Monday, January 26, 2009

Keeping it mum with mom and dad

So it's a month past Christmas and New Year's, and I think I've finally caught up with all of the friends and coworkers I hadn't seen since trips here and there to visit families.

I've heard all the war stories from holiday break -- and many seem to carry the same theme, which leaves me with the question:

Which details about your relationship should you share with your parents (mostly your mother)? And which you should leave out for their own good?

The stories I heard all went something like this: My sister/friend/sister-in-law/cousin told my mom about a disagreement/split/other issue with her boyfriend/husband, and then mom was caught up in the drama for the entire visit. And, more often than not, the issue was resolved independent of mom's and dad's fretting -- because it really wasn't that serious after all or because the sister/friend/sister-in-law/cousin had it under control ... and could actually work through the problem without dragging the whole family into it.

So holiday visits across the country were sent into a tailspin for no good reason.

Which leads me to ask these three little things of family drama instigators everywhere:

-- Don't say the word "divorce" to mom and dad if you don't really want it to happen -- or think it's going to happen.

-- Be careful about telling your parents about every little thing your dear one does (either on purpose or unintentionally) to annoy you. Your parents will grow to dislike him. Do you really want that?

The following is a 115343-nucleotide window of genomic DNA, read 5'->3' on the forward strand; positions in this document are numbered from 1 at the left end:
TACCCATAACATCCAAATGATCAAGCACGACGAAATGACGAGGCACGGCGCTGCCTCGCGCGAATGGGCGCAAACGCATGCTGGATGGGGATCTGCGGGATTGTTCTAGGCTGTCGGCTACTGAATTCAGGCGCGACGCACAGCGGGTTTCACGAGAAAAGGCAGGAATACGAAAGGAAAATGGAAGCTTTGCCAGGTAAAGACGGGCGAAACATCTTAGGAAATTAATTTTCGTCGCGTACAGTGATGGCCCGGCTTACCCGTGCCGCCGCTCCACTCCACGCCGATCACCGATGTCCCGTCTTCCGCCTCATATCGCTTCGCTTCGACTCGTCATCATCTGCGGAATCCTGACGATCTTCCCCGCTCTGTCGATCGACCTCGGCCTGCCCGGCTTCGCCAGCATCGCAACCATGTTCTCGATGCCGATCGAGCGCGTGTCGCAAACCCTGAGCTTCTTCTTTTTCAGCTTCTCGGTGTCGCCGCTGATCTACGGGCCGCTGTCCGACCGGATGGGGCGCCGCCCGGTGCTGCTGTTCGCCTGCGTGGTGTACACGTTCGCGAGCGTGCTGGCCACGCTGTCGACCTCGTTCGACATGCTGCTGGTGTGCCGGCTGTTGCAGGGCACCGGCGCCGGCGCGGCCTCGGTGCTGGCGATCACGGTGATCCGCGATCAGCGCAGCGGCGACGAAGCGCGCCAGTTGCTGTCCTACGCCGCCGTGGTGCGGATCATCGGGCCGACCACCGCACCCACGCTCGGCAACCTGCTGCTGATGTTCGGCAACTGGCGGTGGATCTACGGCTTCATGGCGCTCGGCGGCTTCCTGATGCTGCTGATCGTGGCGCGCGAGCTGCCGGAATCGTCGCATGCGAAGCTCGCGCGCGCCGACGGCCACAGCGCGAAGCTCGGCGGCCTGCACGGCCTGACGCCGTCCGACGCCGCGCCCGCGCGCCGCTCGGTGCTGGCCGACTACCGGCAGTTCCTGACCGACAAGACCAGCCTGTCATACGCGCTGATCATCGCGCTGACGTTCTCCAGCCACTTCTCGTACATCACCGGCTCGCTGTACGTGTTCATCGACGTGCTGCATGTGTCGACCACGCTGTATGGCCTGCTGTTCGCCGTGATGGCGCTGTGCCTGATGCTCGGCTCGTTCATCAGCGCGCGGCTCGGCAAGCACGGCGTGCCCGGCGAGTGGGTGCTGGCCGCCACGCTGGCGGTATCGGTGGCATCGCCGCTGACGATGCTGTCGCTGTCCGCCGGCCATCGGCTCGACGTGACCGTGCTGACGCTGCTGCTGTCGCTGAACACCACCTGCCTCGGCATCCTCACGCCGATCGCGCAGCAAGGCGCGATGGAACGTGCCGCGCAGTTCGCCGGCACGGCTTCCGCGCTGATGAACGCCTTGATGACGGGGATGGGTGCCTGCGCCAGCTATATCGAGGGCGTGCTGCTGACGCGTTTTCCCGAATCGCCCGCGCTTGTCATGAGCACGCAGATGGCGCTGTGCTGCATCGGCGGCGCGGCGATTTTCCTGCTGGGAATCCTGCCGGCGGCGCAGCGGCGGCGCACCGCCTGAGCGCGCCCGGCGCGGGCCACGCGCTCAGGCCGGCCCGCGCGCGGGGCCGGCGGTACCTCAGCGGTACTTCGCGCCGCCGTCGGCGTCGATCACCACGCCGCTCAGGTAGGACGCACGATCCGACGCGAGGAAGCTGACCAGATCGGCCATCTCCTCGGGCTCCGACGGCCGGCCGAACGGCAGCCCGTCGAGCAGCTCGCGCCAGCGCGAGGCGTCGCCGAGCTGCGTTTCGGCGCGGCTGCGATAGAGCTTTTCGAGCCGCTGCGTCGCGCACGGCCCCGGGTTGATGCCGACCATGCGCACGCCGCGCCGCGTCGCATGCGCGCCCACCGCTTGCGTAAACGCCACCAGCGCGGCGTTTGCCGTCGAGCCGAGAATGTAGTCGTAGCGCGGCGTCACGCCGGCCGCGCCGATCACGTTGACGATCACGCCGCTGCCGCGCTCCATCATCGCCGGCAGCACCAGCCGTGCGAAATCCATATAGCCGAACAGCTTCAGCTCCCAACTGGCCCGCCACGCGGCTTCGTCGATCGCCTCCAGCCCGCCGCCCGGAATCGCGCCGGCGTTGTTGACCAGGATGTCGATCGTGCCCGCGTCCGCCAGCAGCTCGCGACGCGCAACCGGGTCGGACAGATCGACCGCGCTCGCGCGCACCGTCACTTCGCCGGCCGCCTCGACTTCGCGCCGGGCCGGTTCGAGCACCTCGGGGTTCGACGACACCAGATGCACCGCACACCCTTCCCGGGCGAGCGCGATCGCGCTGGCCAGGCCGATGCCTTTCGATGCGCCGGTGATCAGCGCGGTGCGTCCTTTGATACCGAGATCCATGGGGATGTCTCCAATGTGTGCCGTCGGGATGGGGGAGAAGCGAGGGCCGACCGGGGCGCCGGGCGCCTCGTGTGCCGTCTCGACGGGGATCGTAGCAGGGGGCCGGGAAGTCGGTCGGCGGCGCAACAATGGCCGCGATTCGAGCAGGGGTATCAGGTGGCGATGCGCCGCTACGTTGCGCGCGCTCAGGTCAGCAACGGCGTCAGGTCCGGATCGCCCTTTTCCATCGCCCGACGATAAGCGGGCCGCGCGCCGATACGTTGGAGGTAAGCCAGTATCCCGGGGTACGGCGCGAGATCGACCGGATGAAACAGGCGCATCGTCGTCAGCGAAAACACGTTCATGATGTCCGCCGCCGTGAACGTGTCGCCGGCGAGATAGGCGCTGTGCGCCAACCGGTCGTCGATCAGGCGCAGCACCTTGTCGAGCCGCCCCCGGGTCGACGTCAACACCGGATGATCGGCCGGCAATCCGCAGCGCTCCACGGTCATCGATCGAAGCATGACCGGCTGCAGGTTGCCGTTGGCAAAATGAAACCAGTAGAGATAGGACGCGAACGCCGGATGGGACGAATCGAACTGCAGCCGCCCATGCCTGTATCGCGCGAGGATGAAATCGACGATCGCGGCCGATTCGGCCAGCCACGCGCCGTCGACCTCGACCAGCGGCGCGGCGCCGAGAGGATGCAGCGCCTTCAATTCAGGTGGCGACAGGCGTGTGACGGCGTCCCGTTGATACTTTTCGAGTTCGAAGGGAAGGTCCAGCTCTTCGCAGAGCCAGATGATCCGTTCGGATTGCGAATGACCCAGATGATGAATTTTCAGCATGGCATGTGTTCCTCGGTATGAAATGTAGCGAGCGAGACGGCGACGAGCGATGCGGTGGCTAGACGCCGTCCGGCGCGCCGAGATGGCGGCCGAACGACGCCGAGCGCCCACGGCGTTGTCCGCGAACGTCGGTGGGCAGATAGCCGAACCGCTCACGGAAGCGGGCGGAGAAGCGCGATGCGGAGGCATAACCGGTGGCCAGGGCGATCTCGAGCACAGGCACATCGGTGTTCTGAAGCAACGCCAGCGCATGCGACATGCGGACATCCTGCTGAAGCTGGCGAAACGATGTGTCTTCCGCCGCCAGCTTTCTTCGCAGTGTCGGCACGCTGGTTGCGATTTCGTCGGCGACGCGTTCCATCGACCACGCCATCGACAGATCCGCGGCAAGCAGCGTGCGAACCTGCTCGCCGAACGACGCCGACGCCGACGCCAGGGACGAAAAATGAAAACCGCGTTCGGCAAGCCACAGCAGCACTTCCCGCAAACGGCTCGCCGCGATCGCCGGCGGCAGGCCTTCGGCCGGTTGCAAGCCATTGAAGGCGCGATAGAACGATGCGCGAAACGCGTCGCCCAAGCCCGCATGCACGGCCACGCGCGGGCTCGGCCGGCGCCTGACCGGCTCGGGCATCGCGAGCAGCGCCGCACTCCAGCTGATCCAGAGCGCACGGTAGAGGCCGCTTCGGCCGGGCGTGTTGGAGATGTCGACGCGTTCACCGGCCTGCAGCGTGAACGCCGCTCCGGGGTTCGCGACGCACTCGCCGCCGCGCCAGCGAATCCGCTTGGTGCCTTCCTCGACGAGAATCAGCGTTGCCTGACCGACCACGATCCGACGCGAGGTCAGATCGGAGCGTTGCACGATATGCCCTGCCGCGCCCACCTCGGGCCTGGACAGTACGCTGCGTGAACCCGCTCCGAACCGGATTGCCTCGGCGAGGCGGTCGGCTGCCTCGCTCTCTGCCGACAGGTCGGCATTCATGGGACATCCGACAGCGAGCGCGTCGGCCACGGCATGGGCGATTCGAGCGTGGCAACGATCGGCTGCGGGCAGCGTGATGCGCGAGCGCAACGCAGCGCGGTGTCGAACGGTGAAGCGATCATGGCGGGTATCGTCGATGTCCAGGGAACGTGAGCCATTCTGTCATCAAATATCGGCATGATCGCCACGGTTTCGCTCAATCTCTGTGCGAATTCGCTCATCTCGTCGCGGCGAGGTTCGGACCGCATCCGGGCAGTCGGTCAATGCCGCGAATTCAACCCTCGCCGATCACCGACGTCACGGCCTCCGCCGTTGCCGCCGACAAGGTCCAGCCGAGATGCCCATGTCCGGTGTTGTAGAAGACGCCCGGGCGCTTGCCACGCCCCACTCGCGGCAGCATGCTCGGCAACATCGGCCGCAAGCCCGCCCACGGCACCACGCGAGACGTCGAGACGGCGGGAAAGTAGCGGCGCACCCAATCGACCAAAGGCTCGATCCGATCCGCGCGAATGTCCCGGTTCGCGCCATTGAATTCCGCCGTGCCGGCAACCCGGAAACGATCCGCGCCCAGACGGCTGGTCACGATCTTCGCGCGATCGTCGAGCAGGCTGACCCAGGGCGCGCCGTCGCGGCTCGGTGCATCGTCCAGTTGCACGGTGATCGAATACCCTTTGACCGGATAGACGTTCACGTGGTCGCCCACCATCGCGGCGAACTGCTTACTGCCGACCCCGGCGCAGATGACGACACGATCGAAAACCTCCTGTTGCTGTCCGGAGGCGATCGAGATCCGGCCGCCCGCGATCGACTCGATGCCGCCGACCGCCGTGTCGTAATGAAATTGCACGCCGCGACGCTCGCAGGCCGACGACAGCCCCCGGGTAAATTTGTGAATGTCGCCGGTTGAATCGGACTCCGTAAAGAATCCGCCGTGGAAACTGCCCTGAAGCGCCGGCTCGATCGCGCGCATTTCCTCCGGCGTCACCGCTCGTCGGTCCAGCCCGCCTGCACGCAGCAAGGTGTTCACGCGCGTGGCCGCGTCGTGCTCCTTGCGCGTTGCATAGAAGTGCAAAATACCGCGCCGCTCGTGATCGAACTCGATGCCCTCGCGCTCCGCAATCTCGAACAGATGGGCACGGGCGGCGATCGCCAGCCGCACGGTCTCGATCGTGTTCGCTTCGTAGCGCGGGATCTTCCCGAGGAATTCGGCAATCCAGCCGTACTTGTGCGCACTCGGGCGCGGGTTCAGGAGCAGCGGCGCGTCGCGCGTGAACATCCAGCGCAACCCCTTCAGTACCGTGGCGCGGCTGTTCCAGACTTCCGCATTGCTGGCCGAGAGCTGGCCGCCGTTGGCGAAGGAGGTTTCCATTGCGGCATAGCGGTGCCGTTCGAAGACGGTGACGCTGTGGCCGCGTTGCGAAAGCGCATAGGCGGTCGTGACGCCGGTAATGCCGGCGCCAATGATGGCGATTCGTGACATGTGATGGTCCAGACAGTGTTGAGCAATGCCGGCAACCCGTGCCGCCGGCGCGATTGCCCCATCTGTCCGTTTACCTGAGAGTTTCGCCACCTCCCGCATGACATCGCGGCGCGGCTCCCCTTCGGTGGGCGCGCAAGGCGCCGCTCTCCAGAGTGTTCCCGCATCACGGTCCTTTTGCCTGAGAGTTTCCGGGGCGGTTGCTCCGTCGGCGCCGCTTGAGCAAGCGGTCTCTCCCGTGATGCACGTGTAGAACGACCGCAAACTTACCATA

-- When you get the urge to call mom to complain about your relationship, call a trusted third party (friend, sibling, sibling-in-law) to unload. Then, call mom and dad if you feel you still need feedback or comfort.

Your parents love you. Which means that, if you hurt, they hurt. If you lead your mom to believe your life is falling apart, she's going to fret and worry. Her blood pressure is going to rise. She will lose sleep. Please, only inflict that stress on her (and the rest of the family, by extension) when you really need their help through a tough time.

1 comment:

Anonymous said...

Some people like creating drama to get attention from family. Some mothers are enablers who can best relate to their troubled children vs. their more stable, successful kids. And think twice about complaining about your man to any of your girlfriends. There are plenty of gals who will always think men are dogs, and you're just reinforcing that belief by sharing the down sides of your relationship (even though that's reality). I'm lucky to have a good friend who understands that complaining about a relationship doesn't mean that leaving is the answer.